U.S., Mexico, Canada Announce Joint Bid for 2026 World Cup

World Cup qualifier

It was revealed on Monday that the United StatesMexico, and Canada are planning to move forward with a joint bid for the 2026 World Cup

There had been previous discussion that the three countries would collaborate on an effort to host the 2026 World Cup. It was confirmed during a press conference at the Freedom Tower on Monday that the United States, Mexico, and Canada will indeed work together on the bid, setting the stage for what will be an interesting story to follow as the bidding process plays out.

Mexico has hosted the World Cup twice on its own, having been selected to stage the event in 1970 and 1986. The United States took its first–and to date only–turn at hosting the World Cup in 1994, while Canada has never staged the Men’s World Cup. It did, however, host the Women’s World Cup in 2015.

In World Cup history, joint bids that proved to be successful are rare but not unprecedented. The only edition of the World Cup to have been hosted in two separate countries was in 2002, which was played in both Japan and South Korea. A final selection is not expected to be made until 2020 and, while there have been numerous questions in recent months about relations between the United States and Mexico, U.S. Soccer president Sunil Gulat said that the U.S. is fully behind the bid. More from ESPN FC:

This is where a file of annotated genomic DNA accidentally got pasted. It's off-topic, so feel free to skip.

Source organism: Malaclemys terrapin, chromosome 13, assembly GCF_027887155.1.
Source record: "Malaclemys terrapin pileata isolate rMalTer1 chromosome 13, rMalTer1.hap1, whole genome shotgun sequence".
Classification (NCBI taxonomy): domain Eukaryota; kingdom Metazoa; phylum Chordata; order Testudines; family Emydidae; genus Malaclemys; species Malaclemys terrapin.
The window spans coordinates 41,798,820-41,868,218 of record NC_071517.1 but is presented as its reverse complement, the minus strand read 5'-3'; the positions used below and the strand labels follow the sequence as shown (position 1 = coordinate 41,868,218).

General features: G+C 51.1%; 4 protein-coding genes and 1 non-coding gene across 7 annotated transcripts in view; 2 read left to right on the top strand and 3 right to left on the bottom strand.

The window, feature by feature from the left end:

All bids must be submitted to FIFA by December of 2018. The bids will be evaluated over the next 15 months, with that phase being completed by February of 2020. The host or hosts will be chosen in May 2020, before the next U.S. presidential election.

Gulati said U.S. President Donald Trump was “fully supportive and encouraged us” to pursue the joint bid within the last few days, and was “especially pleased” to learn Mexico would be involved.

The national federations’ plans come amid President Trump’s call for a wall to be built along the Mexican border and signing of executive orders — since stopped by courts — banning immigration and travel from multiple countries.

Mexico federation president Decio de Maria said in a statement: “If we are selected to host, it will be an honor to welcome everyone with open arms.”

As proposed on Monday, the United States would the bulk of the games if the bid is successful. A total of 60 games would be played on U.S. soil, while Mexico and Canada would each host 10 games. A previous decision by the FIFA council allows the 2026 World Cup to be played in an expanded 48-team, 80-game format.

Photo from 2012 Concacaf qualifying match by Brett Flanders.

RELATED STORIES: FIFA to Include 48 Teams in 2026 World Cup; Joint Bid Discussed for 2026 World Cup

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